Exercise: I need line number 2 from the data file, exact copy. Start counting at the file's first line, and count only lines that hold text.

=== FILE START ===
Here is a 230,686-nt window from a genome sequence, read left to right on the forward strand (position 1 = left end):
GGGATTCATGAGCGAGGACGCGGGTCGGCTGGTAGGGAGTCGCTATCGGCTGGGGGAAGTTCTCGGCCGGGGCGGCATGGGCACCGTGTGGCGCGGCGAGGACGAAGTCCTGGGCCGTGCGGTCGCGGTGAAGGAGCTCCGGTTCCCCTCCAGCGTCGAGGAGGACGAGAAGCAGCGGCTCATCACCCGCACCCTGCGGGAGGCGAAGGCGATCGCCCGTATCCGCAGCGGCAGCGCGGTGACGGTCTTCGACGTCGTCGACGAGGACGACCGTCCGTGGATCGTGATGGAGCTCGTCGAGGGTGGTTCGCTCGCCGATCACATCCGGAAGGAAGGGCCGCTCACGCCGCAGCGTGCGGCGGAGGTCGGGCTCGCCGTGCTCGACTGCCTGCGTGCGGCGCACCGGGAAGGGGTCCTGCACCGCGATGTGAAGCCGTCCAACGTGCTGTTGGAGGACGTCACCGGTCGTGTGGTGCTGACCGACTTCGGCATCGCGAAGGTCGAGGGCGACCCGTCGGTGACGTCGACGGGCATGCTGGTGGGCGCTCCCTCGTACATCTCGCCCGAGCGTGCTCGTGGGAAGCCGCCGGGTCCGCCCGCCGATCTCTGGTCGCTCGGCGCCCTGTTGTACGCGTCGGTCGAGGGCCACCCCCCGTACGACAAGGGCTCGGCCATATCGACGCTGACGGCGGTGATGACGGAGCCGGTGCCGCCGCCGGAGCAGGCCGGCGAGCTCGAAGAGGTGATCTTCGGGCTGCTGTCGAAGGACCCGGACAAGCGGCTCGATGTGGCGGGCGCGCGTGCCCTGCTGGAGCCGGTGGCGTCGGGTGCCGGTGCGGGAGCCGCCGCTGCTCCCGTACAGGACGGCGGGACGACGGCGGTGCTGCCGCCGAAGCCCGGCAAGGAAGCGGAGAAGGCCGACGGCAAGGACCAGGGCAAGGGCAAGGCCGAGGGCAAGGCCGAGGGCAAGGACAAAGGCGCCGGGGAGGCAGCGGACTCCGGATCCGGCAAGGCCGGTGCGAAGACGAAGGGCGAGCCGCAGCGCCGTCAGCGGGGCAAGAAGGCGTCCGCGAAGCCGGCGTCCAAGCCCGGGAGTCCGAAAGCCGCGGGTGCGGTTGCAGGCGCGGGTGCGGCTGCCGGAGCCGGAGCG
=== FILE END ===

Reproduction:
GGGATTCATGAGCGAGGACGCGGGTCGGCTGGTAGGGAGTCGCTATCGGCTGGGGGAAGTTCTCGGCCGGGGCGGCATGGGCACCGTGTGGCGCGGCGAGGACGAAGTCCTGGGCCGTGCGGTCGCGGTGAAGGAGCTCCGGTTCCCCTCCAGCGTCGAGGAGGACGAGAAGCAGCGGCTCATCACCCGCACCCTGCGGGAGGCGAAGGCGATCGCCCGTATCCGCAGCGGCAGCGCGGTGACGGTCTTCGACGTCGTCGACGAGGACGACCGTCCGTGGATCGTGATGGAGCTCGTCGAGGGTGGTTCGCTCGCCGATCACATCCGGAAGGAAGGGCCGCTCACGCCGCAGCGTGCGGCGGAGGTCGGGCTCGCCGTGCTCGACTGCCTGCGTGCGGCGCACCGGGAAGGGGTCCTGCACCGCGATGTGAAGCCGTCCAACGTGCTGTTGGAGGACGTCACCGGTCGTGTGGTGCTGACCGACTTCGGCATCGCGAAGGTCGAGGGCGACCCGTCGGTGACGTCGACGGGCATGCTGGTGGGCGCTCCCTCGTACATCTCGCCCGAGCGTGCTCGTGGGAAGCCGCCGGGTCCGCCCGCCGATCTCTGGTCGCTCGGCGCCCTGTTGTACGCGTCGGTCGAGGGCCACCCCCCGTACGACAAGGGCTCGGCCATATCGACGCTGACGGCGGTGATGACGGAGCCGGTGCCGCCGCCGGAGCAGGCCGGCGAGCTCGAAGAGGTGATCTTCGGGCTGCTGTCGAAGGACCCGGACAAGCGGCTCGATGTGGCGGGCGCGCGTGCCCTGCTGGAGCCGGTGGCGTCGGGTGCCGGTGCGGGAGCCGCCGCTGCTCCCGTACAGGACGGCGGGACGACGGCGGTGCTGCCGCCGAAGCCCGGCAAGGAAGCGGAGAAGGCCGACGGCAAGGACCAGGGCAAGGGCAAGGCCGAGGGCAAGGCCGAGGGCAAGGACAAAGGCGCCGGGGAGGCAGCGGACTCCGGATCCGGCAAGGCCGGTGCGAAGACGAAGGGCGAGCCGCAGCGCCGTCAGCGGGGCAAGAAGGCGTCCGCGAAGCCGGCGTCCAAGCCCGGGAGTCCGAAAGCCGCGGGTGCGGTTGCAGGCGCGGGTGCGGCTGCCGGAGCCGGAGCG